A netbook like all computers is made up of a variety of components that combine to complete all the computing jobs that you rely on. This combination of components, often known as the Technical Specification, is what determines how your netbook will run and what sort of applications and software it will support. So why you don’t need to be a technical guru to buy a netbook, it helps to understand a little about the bits and pieces under-the-hood so you can make an informed buying choice.
This little chip, commonly known as the CPU does all the calculations required to run software or browse the web. The processor acts as the brains of your netbook rig, telling the other components when to fire up and what order they work in. The better the processor, the quicker your netbook will run – but unlike laptops and desktop machines which can run high-end dual core processors – most netbooks on the market come with a single core processor due to their small size and the requirement to keep heat levels down.,.
A hard drive is what is used to store your computers data whether it be software programmes or your media library. Every time you open a photo or start-up a piece of software the netbook is accessing the information from the hard drive. As with RAM (see below) a hard drive’s capacity is measured in Gigabytes (often abbreviated to GB) – the more GB you have the more files you can store on your netbook.
Solid State Drive
Some netbooks come with a solid state drive as an alternative to a hard drive. Solid state drives perform the same job as a hard drive (storing data) but have no moving parts – making them smaller and lighter than a hard drive – making them ideal for netbooks. Solid state netbooks also have the advantage of being very quick to startup when you turn them on offering almost instantaneous access to your files and software. As a rule of thumb solid state netbooks tend to be more expensive than their hard drive cousins and have less storage capacity.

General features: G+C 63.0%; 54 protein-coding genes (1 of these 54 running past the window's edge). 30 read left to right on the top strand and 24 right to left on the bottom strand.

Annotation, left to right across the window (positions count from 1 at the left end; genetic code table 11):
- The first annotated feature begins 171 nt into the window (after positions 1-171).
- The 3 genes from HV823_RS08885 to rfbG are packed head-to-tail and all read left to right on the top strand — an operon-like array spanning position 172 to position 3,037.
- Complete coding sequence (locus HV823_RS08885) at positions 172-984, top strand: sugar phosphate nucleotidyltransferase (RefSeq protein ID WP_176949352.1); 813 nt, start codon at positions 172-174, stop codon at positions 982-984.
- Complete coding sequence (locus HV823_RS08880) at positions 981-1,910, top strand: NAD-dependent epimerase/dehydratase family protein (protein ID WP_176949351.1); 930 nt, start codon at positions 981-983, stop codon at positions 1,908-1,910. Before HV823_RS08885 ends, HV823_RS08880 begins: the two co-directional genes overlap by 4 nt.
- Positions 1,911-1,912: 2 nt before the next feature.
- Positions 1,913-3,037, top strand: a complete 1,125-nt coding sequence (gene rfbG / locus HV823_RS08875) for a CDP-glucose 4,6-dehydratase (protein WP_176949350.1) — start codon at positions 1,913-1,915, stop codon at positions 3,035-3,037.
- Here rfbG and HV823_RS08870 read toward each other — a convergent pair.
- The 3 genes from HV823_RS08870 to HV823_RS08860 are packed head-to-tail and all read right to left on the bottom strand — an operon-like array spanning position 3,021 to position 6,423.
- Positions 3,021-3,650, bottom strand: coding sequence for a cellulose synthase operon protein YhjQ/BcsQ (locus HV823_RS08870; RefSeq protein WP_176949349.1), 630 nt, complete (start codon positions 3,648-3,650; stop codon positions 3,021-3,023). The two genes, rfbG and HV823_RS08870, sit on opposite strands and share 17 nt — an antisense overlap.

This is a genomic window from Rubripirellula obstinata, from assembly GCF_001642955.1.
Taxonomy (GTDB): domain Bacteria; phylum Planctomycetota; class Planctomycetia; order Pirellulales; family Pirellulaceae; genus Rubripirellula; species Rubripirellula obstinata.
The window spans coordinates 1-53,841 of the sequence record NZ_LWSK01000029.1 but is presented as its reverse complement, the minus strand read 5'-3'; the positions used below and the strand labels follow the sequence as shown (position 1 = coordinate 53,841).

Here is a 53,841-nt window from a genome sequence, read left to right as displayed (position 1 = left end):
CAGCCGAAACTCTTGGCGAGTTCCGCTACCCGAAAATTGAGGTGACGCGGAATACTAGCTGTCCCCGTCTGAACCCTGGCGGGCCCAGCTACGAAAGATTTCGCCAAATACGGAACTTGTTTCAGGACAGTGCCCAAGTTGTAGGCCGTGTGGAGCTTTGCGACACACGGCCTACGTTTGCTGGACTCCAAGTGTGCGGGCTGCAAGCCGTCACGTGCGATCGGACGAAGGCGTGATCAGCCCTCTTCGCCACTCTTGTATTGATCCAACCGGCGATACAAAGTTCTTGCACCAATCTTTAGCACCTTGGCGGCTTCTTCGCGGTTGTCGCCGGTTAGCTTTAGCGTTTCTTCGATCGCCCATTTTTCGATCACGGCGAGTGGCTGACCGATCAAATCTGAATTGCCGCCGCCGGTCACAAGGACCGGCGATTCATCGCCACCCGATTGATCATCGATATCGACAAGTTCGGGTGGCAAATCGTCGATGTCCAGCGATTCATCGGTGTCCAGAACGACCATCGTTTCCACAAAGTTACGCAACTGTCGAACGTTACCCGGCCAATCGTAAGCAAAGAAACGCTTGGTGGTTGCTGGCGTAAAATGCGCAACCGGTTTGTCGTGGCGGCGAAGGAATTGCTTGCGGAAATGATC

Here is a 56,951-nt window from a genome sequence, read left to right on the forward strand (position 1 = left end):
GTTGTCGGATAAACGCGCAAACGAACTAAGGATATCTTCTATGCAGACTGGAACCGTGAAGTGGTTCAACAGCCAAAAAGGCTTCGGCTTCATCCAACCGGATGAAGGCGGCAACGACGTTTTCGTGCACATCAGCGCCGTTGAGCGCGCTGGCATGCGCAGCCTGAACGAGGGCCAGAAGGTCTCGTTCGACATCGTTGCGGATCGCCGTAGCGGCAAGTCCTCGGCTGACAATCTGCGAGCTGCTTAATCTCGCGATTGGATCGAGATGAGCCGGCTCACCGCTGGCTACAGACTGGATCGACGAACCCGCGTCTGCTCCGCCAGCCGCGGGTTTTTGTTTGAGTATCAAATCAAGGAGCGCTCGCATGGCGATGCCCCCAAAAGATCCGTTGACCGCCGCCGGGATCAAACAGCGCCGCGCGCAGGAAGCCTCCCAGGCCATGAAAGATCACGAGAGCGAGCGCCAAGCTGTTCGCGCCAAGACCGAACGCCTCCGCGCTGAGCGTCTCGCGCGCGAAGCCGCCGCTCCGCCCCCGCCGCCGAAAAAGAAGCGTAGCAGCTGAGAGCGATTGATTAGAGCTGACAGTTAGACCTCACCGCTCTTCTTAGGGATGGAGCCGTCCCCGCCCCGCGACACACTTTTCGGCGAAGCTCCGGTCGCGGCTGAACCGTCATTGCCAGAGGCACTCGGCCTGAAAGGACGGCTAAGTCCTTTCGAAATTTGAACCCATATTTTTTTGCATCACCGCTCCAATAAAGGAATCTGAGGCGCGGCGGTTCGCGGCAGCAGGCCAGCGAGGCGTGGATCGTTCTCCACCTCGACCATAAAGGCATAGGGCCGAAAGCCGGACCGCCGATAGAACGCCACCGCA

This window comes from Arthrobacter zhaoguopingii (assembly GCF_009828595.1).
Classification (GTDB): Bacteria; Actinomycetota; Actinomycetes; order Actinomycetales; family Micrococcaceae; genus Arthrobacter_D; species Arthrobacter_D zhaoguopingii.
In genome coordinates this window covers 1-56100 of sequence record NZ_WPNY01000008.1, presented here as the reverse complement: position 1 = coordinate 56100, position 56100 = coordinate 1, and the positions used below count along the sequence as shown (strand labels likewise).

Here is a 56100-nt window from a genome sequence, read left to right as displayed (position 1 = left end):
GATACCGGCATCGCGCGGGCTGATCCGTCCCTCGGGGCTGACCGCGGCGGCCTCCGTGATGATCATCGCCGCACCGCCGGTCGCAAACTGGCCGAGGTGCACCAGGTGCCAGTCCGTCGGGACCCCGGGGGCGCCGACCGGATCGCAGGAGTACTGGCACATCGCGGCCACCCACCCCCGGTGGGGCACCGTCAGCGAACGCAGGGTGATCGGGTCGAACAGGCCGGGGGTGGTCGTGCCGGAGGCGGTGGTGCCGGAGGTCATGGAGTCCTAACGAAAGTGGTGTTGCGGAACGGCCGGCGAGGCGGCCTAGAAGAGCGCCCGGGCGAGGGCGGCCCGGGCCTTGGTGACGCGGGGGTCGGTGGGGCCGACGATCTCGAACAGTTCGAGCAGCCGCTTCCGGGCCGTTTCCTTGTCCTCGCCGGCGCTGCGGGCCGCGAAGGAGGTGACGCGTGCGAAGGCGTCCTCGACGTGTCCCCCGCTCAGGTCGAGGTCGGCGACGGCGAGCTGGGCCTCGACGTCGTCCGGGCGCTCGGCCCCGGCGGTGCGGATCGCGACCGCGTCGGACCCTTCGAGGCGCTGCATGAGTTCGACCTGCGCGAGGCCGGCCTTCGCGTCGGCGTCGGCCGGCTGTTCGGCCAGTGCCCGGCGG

Commonly known as RAM (which stands for Random Access Memory) deals with everything that you are doing on your netbook when it is switched on. The memory accesses data from the hard drive and then stores it so it can be accessed by the processor – because memory uses circuits to store the info rather than the mechanical components of the hard disk – it makes accessing and using information much quicker. Memory is measured in both GB and MB (megabytes). Often you will see netbooks advertised as having 1024MB – which is the same as 1GB. As with most things in life the more RAM you have the better your machine will run.
Previously the preserve of hardcore gamers with souped up desktop PCs designed for playing the latest first-person-shooters – the graphics card creates and outputs the images you see on your netbooks screen. Graphics card come in two varieties – the onboard or “chipset” integrated variety and the more high end dedicated graphics card. The later option is what you need if you want to play 3D games on you netbook – and while previously most netbooks were limited to integrated graphics cards – the market has moved on and we are now starting to see netbooks with dedicated graphics cards like the Samsung n510